Rose Bowl takeaways: No 'panic' in line, King's dilemma
LOS ANGELES – Tuesday’s Rose Bowl media day at the L.A. Downtown Hotel presented a one-hour opportunity to talk to any Hawkeye player or coach.
Though more content will be rolled out in coming days, here are some of the newsy and interesting bits:
Offensive line coach Brian Ferentz thinks people are reading too much into the first unit of Cole Croston, James Daniels, Austin Blythe, Jordan Walsh and Sean Welsh that was seen by media members in segments of open practices Sunday and Monday. The season’s starting tackles, Boone Myers and Ike Boettger, were with the second team.
“To eliminate the panic out there, we're trying to put our best five on the field” out of seven top healthy guys, Ferentz said, noting that Myers also rotated in at left guard. He said bowl prep has provided more time for experimentation, and expects that to continue in the spring. He expected all seven to play in Friday's 4 p.m. game against Stanford.
“All we’re ever trying to do is play with the pieces, get them exactly right and try to maximize our lineup,” Ferentz said. “When you have seven guys that you can roll around, that’s a luxury we haven’t had for seven or eight weeks. We’re actually having fun with it.”
Once Desmond King’s NFL advisory board information comes back, that should clarify whether the junior cornerback and Jim Thorpe Award winner will stay in school or turn pro. Head coach Kirk Ferentz said if King’s projected as a first-rounder the April draft, “then you have a decision to make. If you're not, in my mind if I was his dad, I'd say don't do it. That's just my feeling personally.
“The nice thing is when you're a good player, you're going to win either way. When he's 25, he's going to be in the NFL playing well. So I've told Desmond and I told Brandon (Scherff in 2013) and I've told a lot of our players this: You're in one rare situation where you may never be in this position in your life where you're going to win no matter what you do. And it's nice sometimes to be in a position where you can do what you want, not what you feel like you have to do.”
Jake Duzey needs surgery again to repair a torn patellar tendon in his left knee – the same injury he suffered in April and has spent the past eight months trying to recover from. His knee buckled in a 9-on-7 blocking drill, and he said he knew right away it was the same thing.
“It’s pretty bad timing, even worse than the first one,” said Duzey, who had 58 career receptions in his first three seasons at Iowa but none as a senior in limited action. “Just trying to figure it all out right now and see what’s going to happen after this.
“It’s tough. But I’m trying to stay strong for my teammates and help them out any way I can.”
Drew Ott hasn’t heard anything on his application for a medical redshirt to grant him a fifth year of eligibility in 2016. Something else had him frustrated, too – the lack of unlimited prime rib during Sunday’s Lawry’s Beef Bowl in Beverly Hills.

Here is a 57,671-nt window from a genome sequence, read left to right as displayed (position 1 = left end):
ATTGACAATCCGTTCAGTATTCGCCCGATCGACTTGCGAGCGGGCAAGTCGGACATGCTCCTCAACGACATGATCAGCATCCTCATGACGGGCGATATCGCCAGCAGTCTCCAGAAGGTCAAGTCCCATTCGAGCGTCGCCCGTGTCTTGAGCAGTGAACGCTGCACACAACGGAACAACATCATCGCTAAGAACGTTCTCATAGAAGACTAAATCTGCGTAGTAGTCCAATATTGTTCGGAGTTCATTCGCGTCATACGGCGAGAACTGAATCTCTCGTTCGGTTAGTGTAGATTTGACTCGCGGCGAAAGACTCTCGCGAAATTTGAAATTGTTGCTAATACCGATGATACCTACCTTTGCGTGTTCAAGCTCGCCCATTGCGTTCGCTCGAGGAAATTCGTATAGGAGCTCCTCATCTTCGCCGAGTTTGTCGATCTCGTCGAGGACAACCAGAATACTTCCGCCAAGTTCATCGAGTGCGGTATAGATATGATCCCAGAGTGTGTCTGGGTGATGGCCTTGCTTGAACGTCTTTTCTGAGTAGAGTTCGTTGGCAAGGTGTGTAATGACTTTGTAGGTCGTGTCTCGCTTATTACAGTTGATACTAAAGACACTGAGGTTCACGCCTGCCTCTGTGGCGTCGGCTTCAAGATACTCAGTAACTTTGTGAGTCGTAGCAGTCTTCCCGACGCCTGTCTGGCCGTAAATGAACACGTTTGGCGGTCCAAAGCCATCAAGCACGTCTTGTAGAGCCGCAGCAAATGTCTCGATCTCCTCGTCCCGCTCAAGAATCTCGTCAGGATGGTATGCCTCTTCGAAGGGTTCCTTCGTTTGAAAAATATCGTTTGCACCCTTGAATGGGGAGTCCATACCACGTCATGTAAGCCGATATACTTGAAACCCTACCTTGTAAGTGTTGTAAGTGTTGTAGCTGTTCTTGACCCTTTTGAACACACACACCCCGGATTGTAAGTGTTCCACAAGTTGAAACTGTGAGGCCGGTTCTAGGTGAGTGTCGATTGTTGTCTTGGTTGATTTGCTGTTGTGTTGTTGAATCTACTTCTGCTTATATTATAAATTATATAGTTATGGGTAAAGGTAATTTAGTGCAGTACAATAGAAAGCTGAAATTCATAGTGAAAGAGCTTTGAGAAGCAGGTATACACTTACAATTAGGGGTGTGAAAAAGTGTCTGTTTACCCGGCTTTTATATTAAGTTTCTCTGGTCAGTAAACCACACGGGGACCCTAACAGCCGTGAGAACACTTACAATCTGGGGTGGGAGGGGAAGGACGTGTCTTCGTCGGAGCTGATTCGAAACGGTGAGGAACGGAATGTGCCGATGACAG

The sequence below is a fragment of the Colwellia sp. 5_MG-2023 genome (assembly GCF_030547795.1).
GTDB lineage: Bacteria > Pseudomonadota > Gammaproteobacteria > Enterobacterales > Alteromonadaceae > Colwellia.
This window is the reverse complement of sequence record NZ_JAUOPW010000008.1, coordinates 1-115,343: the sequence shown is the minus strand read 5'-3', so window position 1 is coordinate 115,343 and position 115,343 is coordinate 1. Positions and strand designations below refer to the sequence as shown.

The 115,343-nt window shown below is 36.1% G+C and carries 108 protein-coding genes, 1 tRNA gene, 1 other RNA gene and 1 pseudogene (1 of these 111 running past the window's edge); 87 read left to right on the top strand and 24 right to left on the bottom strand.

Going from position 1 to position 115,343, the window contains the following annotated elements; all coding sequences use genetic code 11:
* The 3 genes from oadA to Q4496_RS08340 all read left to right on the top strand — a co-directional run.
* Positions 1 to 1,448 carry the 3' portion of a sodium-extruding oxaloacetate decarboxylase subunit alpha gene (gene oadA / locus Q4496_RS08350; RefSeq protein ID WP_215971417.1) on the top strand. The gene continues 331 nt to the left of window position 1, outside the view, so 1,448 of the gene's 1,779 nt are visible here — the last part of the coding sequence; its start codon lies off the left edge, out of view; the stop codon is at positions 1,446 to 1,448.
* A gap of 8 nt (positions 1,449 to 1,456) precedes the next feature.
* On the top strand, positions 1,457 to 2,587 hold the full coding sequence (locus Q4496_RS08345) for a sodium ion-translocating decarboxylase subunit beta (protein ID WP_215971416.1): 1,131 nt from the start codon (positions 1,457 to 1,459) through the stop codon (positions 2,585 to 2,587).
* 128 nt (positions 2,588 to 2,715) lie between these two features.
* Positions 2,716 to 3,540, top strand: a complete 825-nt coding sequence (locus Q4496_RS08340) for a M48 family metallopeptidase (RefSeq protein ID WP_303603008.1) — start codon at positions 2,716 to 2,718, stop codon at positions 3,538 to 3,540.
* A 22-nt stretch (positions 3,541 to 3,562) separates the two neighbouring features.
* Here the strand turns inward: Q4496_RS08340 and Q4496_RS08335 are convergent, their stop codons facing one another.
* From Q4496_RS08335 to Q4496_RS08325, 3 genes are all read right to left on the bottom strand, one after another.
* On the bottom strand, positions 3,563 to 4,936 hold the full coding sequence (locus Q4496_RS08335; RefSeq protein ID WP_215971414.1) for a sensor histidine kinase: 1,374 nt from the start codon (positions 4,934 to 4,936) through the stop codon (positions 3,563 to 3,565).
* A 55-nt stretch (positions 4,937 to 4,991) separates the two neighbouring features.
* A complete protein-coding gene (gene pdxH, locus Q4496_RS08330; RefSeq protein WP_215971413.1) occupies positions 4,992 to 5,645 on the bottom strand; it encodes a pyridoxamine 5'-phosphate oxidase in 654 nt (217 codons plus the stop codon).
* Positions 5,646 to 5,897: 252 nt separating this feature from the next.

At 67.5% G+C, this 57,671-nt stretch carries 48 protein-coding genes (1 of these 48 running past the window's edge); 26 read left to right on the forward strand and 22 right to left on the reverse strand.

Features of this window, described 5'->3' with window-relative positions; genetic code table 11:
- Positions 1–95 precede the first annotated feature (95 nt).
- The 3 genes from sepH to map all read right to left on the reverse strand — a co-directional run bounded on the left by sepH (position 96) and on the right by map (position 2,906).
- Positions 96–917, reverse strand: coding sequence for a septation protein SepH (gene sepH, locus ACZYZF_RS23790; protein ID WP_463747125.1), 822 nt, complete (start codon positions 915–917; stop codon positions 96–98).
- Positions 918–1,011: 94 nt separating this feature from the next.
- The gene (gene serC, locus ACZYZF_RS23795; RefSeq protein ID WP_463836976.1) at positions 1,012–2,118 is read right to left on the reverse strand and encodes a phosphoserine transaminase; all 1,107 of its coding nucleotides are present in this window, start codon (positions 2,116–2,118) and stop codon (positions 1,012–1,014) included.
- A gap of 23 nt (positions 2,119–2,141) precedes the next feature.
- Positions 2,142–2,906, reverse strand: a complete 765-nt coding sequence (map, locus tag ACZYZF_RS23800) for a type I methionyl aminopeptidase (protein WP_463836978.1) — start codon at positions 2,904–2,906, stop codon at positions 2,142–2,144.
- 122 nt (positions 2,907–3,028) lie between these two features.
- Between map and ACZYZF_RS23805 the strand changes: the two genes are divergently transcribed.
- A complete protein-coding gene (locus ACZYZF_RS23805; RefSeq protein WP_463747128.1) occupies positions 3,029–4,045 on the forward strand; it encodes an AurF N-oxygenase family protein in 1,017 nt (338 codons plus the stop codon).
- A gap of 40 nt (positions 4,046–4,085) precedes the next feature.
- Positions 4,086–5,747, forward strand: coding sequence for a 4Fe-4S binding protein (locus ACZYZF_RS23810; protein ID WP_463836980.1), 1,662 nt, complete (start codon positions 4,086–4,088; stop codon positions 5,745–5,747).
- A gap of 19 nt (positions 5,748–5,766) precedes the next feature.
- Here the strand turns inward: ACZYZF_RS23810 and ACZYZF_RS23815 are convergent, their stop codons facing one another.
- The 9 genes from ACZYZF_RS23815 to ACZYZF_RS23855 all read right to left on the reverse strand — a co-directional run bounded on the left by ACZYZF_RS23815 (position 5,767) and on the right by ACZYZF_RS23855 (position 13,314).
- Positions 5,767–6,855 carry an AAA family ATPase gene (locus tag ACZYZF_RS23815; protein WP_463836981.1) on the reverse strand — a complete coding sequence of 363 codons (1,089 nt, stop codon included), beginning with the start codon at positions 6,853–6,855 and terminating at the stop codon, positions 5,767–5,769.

Players were given a 16-ounce slab of meat and an additional 12 ounces upon request. Third portions weren’t allowed in the longtime tradition for Rose Bowl participants.
“Thought it was supposed to be a challenge or something like that,” Ott said. “So I was starving myself.”
Ott did say he was on track to graduate this spring.
Don’t look for Iowa to schedule any more Pacific-12 Conference regular-season games with Ferentz as coach.
“To me, to play a Pac-12 team during the regular season is just stupid,” Ferentz said. “Not that we haven't done stupid things before, but the biggest issue there is just the travel and time adjustments. So for a Midwest team to come out here and play a night game, which we've done a couple times, that's a big challenge. I think it's a competitive advantage for the home team; conversely, when a Pac-12 team comes to our place in the Midwest and plays an 11 o'clock kickoff in the morning Central time, that's a big advantage.”
Stanford lost such a game to open the season – 16-6, at Northwestern. The Hawkeyes under Ferentz played a home-and-home with Arizona State in 2003 and 2004 and with Arizona in 2009 and 2010.
Iowa’s kicking game in 2016 is a mystery, with seniors moving on at placekicker (Marshall Koehn) and punter (Dillon Kidd). Special-teams coach Chris White said Tuesday that walk-on Miguel Recinos and Mick Ellis (who redshirted this season) would battle for the placements job.
“(Ellis) has a consistent ball flight. He just needs to get strong and keep working on his kickoffs,” White said. “That’s the thing we’re going to miss the most, Marshall’s kickoff ability.”
Iowa won’t have a scholarship punter on its spring roster or in its Class of 2016, so walk-on Colten Rastetter has the lead there. White said senior Connor Kornbrath, a former Hawkeye punter who is on scholarship but not in the program, isn’t returning to the team.